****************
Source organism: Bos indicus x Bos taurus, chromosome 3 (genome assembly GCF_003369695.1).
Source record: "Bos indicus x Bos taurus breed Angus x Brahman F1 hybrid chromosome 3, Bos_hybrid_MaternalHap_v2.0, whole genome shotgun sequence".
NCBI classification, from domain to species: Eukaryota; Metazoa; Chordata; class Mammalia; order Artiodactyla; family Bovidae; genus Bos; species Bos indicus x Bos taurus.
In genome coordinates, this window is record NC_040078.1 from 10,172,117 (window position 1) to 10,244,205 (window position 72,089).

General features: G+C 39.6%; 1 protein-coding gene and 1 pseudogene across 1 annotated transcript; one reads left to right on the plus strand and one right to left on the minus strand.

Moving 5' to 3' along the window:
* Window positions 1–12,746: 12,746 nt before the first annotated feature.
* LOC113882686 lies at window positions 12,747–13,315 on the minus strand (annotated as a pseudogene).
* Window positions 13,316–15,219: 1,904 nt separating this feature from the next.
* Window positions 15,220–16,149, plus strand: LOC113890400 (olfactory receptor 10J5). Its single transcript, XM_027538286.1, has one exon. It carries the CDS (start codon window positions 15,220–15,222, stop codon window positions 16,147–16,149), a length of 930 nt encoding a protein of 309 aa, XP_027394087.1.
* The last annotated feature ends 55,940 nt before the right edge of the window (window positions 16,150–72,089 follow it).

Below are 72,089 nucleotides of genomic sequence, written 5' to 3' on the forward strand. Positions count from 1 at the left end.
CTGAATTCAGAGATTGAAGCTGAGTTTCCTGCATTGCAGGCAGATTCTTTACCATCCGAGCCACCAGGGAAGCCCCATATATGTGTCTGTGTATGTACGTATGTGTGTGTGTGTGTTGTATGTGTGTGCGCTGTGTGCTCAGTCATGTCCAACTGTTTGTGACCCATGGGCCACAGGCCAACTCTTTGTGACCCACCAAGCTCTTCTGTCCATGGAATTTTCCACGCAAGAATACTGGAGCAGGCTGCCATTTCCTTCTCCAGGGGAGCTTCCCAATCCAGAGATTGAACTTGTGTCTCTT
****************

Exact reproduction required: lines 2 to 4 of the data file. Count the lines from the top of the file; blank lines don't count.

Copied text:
Source record: "Bos indicus x Bos taurus breed Angus x Brahman F1 hybrid chromosome 3, Bos_hybrid_MaternalHap_v2.0, whole genome shotgun sequence".
NCBI classification, from domain to species: Eukaryota; Metazoa; Chordata; class Mammalia; order Artiodactyla; family Bovidae; genus Bos; species Bos indicus x Bos taurus.
In genome coordinates, this window is record NC_040078.1 from 10,172,117 (window position 1) to 10,244,205 (window position 72,089).